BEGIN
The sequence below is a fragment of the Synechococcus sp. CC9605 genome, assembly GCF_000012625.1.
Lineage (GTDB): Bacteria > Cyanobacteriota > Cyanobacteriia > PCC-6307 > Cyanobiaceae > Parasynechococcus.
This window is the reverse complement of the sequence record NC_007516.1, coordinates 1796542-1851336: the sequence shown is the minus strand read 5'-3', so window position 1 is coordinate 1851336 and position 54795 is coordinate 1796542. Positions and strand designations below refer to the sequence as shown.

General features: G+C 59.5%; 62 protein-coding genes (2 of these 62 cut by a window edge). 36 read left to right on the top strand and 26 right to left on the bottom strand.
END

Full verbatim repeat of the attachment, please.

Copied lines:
The sequence below is a fragment of the Synechococcus sp. CC9605 genome, assembly GCF_000012625.1.
Lineage (GTDB): Bacteria > Cyanobacteriota > Cyanobacteriia > PCC-6307 > Cyanobiaceae > Parasynechococcus.
This window is the reverse complement of the sequence record NC_007516.1, coordinates 1796542-1851336: the sequence shown is the minus strand read 5'-3', so window position 1 is coordinate 1851336 and position 54795 is coordinate 1796542. Positions and strand designations below refer to the sequence as shown.

General features: G+C 59.5%; 62 protein-coding genes (2 of these 62 cut by a window edge). 36 read left to right on the top strand and 26 right to left on the bottom strand.